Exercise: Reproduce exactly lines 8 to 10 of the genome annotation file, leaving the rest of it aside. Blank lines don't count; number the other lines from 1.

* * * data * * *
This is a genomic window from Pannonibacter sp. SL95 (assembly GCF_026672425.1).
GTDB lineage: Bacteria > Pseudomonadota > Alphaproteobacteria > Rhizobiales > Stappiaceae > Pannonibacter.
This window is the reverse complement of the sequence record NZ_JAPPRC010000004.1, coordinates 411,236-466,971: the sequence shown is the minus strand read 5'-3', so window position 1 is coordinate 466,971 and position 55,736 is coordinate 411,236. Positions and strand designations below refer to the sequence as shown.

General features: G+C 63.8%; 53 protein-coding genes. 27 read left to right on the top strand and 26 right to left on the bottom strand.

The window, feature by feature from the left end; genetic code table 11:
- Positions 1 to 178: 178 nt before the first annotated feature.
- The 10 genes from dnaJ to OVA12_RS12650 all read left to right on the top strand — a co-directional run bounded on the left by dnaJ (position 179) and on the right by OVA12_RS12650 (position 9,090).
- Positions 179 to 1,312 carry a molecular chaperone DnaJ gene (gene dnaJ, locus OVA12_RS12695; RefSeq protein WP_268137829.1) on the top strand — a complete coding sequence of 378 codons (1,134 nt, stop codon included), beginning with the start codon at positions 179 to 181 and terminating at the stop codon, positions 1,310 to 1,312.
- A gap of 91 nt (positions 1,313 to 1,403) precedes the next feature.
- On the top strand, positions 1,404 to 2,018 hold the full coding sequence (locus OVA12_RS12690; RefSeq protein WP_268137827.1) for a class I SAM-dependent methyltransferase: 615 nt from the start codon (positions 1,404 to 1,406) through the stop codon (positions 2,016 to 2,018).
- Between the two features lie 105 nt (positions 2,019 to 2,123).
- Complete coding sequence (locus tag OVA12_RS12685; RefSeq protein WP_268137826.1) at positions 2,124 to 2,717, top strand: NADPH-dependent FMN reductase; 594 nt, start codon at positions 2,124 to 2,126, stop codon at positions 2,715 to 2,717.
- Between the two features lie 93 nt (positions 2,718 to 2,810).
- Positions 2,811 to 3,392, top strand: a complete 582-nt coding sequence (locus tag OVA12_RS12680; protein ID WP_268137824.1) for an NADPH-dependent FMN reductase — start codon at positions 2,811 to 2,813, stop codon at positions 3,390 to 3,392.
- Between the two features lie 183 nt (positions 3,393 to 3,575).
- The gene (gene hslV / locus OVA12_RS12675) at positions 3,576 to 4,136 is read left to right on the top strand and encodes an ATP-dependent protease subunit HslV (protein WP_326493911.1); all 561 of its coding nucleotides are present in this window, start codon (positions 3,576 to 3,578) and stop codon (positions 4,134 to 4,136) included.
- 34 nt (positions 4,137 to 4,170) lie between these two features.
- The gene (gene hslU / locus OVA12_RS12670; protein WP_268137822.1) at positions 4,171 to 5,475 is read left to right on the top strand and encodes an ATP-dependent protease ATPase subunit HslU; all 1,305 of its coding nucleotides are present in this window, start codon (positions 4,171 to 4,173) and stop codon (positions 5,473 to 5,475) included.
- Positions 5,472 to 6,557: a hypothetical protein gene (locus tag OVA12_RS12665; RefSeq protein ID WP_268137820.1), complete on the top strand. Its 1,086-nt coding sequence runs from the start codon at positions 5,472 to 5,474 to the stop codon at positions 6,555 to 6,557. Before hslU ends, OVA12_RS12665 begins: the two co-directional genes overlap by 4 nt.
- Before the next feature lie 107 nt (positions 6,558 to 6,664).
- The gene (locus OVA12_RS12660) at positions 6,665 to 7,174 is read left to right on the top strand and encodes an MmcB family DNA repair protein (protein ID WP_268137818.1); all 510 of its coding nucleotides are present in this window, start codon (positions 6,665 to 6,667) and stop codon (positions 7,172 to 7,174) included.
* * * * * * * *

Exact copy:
- Positions 179 to 1,312 carry a molecular chaperone DnaJ gene (gene dnaJ, locus OVA12_RS12695; RefSeq protein WP_268137829.1) on the top strand — a complete coding sequence of 378 codons (1,134 nt, stop codon included), beginning with the start codon at positions 179 to 181 and terminating at the stop codon, positions 1,310 to 1,312.
- A gap of 91 nt (positions 1,313 to 1,403) precedes the next feature.
- On the top strand, positions 1,404 to 2,018 hold the full coding sequence (locus OVA12_RS12690; RefSeq protein WP_268137827.1) for a class I SAM-dependent methyltransferase: 615 nt from the start codon (positions 1,404 to 1,406) through the stop codon (positions 2,016 to 2,018).